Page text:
Dog Day Afternoon – Master with Coverage

Overall response (2-3 paragraphs):

Write an overall response to your film in 2-3 paragraphs: Were you successful at achieving what you set out to achieve? What are you proud of? What would you do differently if you could remake this piece? What did you learn?

I wanted to focus purely on directing this time around, and I think it went better than I thought it would. I wasn’t as well prepared as I’d like to have been but the joint expertise of my collaborators (Nick, Spencer, Woody) made the project turn out well.

I’m proud of their performances! I worked closely with Woody to make sure he matched the character I was going for and the tone as well. I let Spencer do his thing because he was so prepared and had the expertise already there.

I would definitely fix the edit, and I plan to — the cropping is bad, and some of the cuts are awkward. I’d love to recolor it too.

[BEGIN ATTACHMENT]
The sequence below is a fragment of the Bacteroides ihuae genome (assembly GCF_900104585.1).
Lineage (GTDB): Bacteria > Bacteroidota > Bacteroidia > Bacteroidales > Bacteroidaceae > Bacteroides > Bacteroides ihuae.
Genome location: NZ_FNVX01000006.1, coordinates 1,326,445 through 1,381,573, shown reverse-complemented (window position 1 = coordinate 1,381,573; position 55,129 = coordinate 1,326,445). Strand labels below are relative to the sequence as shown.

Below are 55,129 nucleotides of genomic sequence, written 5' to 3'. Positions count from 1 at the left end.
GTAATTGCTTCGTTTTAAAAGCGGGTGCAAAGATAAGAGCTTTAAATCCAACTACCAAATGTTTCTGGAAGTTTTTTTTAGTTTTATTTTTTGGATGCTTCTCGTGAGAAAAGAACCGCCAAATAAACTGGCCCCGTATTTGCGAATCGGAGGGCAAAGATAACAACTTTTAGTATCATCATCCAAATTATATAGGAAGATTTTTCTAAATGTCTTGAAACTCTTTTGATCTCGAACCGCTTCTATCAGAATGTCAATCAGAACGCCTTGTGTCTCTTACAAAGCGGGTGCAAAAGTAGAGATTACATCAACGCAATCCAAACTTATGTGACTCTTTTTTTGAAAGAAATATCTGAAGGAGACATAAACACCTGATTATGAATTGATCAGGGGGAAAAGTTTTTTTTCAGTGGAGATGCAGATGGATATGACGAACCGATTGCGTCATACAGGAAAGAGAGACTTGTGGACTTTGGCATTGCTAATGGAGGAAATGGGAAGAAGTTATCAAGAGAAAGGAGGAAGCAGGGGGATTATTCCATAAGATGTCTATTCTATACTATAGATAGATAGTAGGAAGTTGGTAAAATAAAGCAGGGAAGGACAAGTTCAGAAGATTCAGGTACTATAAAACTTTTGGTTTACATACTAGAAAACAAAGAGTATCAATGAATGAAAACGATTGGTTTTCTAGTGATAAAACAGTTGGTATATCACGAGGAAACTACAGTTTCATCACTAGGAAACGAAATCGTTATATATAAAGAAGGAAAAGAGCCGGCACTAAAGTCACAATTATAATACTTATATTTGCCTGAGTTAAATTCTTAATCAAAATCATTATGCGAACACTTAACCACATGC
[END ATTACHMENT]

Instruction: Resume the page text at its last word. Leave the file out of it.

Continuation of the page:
Briefly discuss the following:

What, specifically, did you want to communicate? Were you successful? Why? Why not?

I wanted to get across the desperation and the emotional tenderness of the scene. I think it came across. The performances drove it home. I want to work on performance heavy stuff again!

How, specifically, did you try to communicate this?

Through their acting, through the blocking. Through the movement of the camera and the space between the camera and the actor.

What did you learn about storytelling:

Reaction shots are important. Pace is very important. Sometimes you should hold on a shot of an actor reacting to something. Overlapping dialogue is pleasing to watch.